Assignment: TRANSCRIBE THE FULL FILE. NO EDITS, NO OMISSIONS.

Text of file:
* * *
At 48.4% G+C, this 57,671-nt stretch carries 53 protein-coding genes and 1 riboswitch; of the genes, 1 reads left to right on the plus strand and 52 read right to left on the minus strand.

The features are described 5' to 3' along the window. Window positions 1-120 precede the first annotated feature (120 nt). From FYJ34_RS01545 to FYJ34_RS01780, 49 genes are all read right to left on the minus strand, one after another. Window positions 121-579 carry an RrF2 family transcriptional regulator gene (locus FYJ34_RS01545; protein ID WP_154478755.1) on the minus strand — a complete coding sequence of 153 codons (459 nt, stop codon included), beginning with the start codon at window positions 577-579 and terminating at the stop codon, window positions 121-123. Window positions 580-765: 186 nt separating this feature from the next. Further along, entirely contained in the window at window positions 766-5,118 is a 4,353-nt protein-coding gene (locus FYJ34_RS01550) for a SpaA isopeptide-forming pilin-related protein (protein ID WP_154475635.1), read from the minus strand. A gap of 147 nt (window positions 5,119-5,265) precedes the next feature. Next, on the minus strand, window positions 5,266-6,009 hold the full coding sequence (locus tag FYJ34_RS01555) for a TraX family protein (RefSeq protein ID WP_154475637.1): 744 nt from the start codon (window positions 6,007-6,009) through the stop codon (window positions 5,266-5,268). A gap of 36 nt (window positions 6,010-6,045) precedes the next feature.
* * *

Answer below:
At 48.4% G+C, this 57,671-nt stretch carries 53 protein-coding genes and 1 riboswitch; of the genes, 1 reads left to right on the plus strand and 52 read right to left on the minus strand.

The features are described 5' to 3' along the window. Window positions 1-120 precede the first annotated feature (120 nt). From FYJ34_RS01545 to FYJ34_RS01780, 49 genes are all read right to left on the minus strand, one after another. Window positions 121-579 carry an RrF2 family transcriptional regulator gene (locus FYJ34_RS01545; protein ID WP_154478755.1) on the minus strand — a complete coding sequence of 153 codons (459 nt, stop codon included), beginning with the start codon at window positions 577-579 and terminating at the stop codon, window positions 121-123. Window positions 580-765: 186 nt separating this feature from the next. Further along, entirely contained in the window at window positions 766-5,118 is a 4,353-nt protein-coding gene (locus FYJ34_RS01550) for a SpaA isopeptide-forming pilin-related protein (protein ID WP_154475635.1), read from the minus strand. A gap of 147 nt (window positions 5,119-5,265) precedes the next feature. Next, on the minus strand, window positions 5,266-6,009 hold the full coding sequence (locus tag FYJ34_RS01555) for a TraX family protein (RefSeq protein ID WP_154475637.1): 744 nt from the start codon (window positions 6,007-6,009) through the stop codon (window positions 5,266-5,268). A gap of 36 nt (window positions 6,010-6,045) precedes the next feature.